Nautilus backs call for overhaul of seafarer welfare work

16 October 2017

Nautilus is backing the findings of a major new report on UK maritime welfare which recommends radical changes in the way services are organised and delivered to serving and retired seafarers and their families.

The 224-page report, which has been published to coincide with a two-day Maritime Charities Group conference, calls for much greater cooperation and collaboration between welfare organisations if they are to meet the growing challenges of supporting seafarers in the years ahead.

The study warns that seafarers and their families face many unique or complex needs arising from their work and says that increased support will be required over the next 10 to 20 years in such areas as financial needs, social isolation and loneliness, dementia, limitations on daily life, and long-standing health conditions.

Anchor and bench outside a resident's home in Mariners' Park Independent living at Mariners' Park.
Researchers found that while many maritime welfare charities are anticipating an increase in demand over the next five years, only 25% believe that the sector is in a 'good position' to respond.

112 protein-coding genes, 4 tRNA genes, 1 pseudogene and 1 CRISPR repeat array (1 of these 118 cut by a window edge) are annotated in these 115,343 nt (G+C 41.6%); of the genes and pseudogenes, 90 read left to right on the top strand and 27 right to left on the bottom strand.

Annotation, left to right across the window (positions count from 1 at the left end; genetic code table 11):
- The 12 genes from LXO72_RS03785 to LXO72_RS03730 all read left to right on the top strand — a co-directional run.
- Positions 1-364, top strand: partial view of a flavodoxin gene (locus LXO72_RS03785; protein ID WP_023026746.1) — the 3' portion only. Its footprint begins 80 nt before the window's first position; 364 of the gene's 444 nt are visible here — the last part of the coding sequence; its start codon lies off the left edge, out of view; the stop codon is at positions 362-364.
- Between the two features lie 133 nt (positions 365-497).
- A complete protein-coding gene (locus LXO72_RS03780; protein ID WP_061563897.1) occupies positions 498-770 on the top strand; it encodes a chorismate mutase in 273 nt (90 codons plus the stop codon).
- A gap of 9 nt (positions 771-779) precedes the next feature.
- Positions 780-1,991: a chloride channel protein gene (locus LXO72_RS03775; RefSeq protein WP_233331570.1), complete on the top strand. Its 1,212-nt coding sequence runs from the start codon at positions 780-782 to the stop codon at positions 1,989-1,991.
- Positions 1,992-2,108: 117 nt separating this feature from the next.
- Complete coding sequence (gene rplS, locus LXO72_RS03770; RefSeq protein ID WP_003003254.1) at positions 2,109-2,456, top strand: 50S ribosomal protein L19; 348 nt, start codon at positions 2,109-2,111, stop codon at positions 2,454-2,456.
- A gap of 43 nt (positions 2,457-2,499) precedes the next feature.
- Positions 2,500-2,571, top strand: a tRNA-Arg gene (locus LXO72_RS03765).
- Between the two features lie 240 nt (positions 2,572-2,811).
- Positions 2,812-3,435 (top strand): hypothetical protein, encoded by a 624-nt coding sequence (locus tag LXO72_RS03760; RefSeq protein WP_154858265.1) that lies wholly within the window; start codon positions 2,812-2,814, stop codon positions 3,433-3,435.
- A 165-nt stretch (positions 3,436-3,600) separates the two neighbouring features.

The study questions whether they should be spending more of their reserves to address the pressure on their services arising from recent austerity policies.

It also warns that seafarers are a relatively invisible workforce and much more must be done to tackle 'sea blindness' that hampers fund-raising work by maritime charities.

Centenary Wing rear gardens and pond June 2017 The new Seafarers UK Centenary Wing rear gardens at Mariners' Park.

Nautilus general secretary Mark Dickinson attended the conference and he welcomed the report: 

This is essential research that updates the trail-blazing study on supporting seafarers published a decade ago.

'A lot of work has been done since then – not least by the Nautilus Welfare Fund in expanding its Mariners' Park facilities and launching nationwide caseworker service – but the report rightly identifies the huge scale of the challenges ahead and the need for the maritime charity sector to find even more efficiencies and effective programmes to cope with the growing demands.'


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